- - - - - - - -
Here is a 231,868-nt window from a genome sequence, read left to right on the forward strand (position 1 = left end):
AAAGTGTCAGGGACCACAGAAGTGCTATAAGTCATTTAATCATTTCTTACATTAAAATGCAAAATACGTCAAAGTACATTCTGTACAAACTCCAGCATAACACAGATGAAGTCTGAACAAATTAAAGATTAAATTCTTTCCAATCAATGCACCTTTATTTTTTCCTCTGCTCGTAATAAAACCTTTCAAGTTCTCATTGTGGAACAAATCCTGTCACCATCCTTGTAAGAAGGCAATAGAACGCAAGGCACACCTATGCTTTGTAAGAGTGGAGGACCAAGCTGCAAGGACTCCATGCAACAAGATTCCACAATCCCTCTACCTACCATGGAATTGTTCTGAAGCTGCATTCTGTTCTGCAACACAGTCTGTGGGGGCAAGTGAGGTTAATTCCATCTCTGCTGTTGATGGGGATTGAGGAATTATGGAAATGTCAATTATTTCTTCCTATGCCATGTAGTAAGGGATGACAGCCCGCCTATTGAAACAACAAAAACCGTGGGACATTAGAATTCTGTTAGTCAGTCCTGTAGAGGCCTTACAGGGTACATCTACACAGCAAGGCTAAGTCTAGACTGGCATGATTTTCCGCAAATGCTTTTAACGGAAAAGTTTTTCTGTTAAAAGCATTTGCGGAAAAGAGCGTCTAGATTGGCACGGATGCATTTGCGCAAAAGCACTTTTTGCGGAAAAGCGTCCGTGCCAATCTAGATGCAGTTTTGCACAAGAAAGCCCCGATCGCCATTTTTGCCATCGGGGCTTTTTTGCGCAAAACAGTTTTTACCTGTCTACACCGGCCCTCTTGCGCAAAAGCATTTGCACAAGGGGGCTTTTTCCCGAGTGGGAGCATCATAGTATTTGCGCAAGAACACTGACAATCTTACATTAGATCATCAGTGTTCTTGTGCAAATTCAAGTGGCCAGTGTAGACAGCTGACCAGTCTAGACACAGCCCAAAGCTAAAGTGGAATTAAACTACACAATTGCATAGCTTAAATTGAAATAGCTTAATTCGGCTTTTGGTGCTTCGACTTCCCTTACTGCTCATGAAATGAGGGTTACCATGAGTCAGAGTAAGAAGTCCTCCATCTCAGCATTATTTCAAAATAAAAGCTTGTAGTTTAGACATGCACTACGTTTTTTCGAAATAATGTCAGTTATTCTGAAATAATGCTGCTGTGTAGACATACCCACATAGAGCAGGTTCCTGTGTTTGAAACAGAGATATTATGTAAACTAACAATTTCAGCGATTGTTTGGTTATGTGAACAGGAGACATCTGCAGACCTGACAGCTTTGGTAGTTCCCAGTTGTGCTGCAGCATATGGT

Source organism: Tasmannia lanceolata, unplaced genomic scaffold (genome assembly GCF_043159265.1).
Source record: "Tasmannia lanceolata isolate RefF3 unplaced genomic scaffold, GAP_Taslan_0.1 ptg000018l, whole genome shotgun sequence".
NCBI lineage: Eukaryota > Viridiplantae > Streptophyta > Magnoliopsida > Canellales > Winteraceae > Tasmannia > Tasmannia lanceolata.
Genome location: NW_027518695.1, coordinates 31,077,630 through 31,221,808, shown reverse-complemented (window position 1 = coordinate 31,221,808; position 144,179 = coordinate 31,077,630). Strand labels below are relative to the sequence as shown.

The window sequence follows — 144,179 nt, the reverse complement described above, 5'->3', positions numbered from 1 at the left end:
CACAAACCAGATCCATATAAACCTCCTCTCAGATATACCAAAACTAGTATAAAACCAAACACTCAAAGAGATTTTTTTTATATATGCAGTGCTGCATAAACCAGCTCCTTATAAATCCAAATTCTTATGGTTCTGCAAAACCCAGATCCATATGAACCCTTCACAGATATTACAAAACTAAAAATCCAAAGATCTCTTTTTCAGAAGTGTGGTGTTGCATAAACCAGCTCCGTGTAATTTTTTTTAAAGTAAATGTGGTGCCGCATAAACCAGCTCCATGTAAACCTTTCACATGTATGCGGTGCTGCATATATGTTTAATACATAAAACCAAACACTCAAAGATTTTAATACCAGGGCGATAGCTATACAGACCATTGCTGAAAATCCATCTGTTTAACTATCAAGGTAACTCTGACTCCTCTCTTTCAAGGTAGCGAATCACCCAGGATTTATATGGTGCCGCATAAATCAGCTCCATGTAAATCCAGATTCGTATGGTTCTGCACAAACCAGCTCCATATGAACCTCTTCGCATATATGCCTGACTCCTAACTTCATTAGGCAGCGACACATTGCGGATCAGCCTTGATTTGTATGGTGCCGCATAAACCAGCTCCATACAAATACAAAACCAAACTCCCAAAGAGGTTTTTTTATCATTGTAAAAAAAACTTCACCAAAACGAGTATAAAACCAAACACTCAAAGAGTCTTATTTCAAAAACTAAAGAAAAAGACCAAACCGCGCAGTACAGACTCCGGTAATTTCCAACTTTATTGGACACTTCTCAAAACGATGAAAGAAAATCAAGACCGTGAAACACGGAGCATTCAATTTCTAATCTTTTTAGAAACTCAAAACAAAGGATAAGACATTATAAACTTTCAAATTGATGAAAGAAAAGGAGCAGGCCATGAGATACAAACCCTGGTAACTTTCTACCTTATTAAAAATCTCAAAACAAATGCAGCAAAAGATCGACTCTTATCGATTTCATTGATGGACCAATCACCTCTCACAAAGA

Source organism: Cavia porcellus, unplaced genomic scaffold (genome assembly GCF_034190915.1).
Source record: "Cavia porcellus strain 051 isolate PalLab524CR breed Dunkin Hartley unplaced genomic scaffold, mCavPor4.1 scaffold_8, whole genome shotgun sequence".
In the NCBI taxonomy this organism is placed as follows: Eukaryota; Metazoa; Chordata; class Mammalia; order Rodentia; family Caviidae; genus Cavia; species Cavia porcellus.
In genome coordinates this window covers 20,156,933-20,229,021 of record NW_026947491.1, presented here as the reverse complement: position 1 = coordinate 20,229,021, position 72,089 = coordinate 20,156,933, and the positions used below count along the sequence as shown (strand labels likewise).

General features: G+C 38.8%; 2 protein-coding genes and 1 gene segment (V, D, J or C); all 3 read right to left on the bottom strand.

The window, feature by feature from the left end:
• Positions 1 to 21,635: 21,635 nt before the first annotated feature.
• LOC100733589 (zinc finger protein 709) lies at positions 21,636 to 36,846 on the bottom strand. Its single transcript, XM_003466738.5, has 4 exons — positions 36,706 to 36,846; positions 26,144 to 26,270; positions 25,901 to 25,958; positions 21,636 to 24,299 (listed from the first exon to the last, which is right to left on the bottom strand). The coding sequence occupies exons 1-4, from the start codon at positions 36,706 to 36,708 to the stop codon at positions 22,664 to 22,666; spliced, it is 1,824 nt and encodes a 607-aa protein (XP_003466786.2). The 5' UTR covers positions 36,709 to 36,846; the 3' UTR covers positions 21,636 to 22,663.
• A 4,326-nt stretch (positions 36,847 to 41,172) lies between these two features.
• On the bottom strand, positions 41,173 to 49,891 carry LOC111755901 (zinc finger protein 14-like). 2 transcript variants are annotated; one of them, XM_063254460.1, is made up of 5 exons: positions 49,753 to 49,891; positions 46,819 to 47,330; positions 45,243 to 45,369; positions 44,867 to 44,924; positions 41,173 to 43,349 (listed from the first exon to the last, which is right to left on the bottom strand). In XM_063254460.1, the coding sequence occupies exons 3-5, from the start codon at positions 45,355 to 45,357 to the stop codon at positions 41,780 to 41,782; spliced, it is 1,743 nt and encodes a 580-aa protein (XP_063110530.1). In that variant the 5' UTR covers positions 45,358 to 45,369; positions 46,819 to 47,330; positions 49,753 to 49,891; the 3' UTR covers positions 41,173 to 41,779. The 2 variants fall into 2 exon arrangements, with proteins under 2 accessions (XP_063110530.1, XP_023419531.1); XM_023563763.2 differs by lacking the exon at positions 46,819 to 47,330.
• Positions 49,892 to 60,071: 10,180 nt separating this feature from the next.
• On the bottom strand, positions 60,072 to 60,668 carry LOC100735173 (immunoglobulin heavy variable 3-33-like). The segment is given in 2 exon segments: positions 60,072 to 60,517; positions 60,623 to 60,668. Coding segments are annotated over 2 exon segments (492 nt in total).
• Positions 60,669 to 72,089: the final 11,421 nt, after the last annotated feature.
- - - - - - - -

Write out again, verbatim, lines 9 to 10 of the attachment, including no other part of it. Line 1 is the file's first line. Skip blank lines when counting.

Source organism: Cavia porcellus, unplaced genomic scaffold (genome assembly GCF_034190915.1).
Source record: "Cavia porcellus strain 051 isolate PalLab524CR breed Dunkin Hartley unplaced genomic scaffold, mCavPor4.1 scaffold_8, whole genome shotgun sequence".